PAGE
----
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Respiratory Damage From Smoking Takes Decades To Heal

Posted by Jane Akre
Wednesday, May 07, 2008 10:27 AM EST
Category: Major Medical, Protecting Your Family
Tags: Cigarettes, Tobacco Products, Defective Products, Wrongful Death, Engle Trust Fund, Nicotine, Lung Cancer, Coronary Heart Disease.

Damage to lungs takes decades to heal after you quit smoking but after five years your risk for heart disease lowers 13 percent.



IMAGE SOURCE: WikiMedia Commons/ Lucky Strike, Portugal 2007/ author: Ryhion


If you are a smoker, quitting can lower your risk of dying from coronary heart disease by
21 percent in five years but you might not see overall improvement in your respiratory health for decades, according to researchers.

Within five years women who quit had a 13 percent reduction in heart and vascular problems that can lead to death.

Give it 20 years and your risk of dying from those diseases is the same as those who never smoked.

But your risk of lung cancer remains high. There was a 21 percent reduction in the risk of dying from lung cancer after 20 years. For the risk to disappear as if you never smoked, that took 30 years.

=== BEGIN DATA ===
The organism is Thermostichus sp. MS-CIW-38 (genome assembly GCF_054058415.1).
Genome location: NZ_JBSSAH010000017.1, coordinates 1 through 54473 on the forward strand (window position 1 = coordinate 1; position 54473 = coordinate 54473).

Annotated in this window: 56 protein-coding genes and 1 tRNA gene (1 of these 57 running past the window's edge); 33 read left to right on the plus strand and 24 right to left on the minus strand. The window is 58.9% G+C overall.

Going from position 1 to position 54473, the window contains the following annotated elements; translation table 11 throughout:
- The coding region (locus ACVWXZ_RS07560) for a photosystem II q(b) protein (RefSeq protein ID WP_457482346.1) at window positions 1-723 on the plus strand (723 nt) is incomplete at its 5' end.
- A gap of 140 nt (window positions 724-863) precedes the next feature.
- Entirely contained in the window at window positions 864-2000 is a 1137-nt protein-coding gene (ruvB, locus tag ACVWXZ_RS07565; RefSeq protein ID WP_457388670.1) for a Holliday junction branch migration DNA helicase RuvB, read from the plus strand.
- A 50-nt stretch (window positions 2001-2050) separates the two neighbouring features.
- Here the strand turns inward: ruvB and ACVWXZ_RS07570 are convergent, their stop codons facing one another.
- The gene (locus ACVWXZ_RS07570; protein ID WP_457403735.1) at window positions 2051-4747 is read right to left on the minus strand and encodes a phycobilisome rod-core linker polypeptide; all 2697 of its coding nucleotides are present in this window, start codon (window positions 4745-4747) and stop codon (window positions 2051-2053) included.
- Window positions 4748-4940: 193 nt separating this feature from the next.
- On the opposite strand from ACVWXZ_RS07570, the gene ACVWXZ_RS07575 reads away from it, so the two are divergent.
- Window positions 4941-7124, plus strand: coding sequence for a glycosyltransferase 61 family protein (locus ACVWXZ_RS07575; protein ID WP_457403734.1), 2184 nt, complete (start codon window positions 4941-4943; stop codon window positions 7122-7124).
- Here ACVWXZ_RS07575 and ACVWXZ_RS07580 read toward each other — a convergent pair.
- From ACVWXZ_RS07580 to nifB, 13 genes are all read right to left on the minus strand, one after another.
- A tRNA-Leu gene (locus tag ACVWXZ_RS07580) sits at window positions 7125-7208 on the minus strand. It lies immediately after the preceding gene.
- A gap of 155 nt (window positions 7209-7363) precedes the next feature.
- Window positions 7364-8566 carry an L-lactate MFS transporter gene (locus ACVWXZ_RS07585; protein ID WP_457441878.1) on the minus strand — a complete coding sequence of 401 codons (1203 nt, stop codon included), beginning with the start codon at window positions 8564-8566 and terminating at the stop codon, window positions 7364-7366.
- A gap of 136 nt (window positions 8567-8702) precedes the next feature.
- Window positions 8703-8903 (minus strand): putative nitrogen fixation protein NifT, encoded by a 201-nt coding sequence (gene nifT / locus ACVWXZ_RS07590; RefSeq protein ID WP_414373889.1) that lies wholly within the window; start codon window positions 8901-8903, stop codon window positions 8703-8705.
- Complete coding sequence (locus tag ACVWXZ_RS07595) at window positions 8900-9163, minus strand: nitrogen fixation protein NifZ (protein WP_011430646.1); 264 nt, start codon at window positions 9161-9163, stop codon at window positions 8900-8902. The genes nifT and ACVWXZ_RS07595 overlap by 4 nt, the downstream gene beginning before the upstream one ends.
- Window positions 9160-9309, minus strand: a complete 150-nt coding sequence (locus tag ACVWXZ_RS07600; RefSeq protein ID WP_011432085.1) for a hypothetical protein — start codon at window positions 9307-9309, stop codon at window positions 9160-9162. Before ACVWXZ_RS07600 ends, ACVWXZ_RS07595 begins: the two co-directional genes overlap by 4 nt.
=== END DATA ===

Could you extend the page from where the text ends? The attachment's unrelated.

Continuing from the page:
These results are published in the May 7th Journal of the American Medical Association and come from Harvard’s School of Public Health.

Stacy Kenfield, the study author says it’s never too late to stop.

“For some conditions like chronic obstructive pulmonary disease, it can take more than 20 years, but there is a rapid reduction for others.”

The data comes from the Nurses’ Health Study, a large trial of more than 121,000 women in the nursing profession whose have been followed since 1976.

The results are thought to apply equally to men.

“Our findings indicate that 64 percent of deaths in current smokers and 28 percent of deaths in past smokers are attributable to smoking,” says  Kenfield.

The American Lung Association reports that although fewer women smoke than men, the gap is closing.

There are still 20 million U.S. female smokers who bear the larger burden of smoking-related diseases.  In 1987, lung cancer surpassed breast cancer as the leading cause of U.S. cancer deaths among women.

In 2005, 23 percent of high school girls were current smokers, meaning they had a cigarette at least once in the last 30 days.  Keeping weight down is often cited as a reason.

Smoking is still the leading cause of death in the U.S. According to the World Health Organization, three million in industrialized countries will be dead from tobacco use by 2030.

As many tobacco companies export cigarettes to Third World countries, an additional seven million people face the same fate. #

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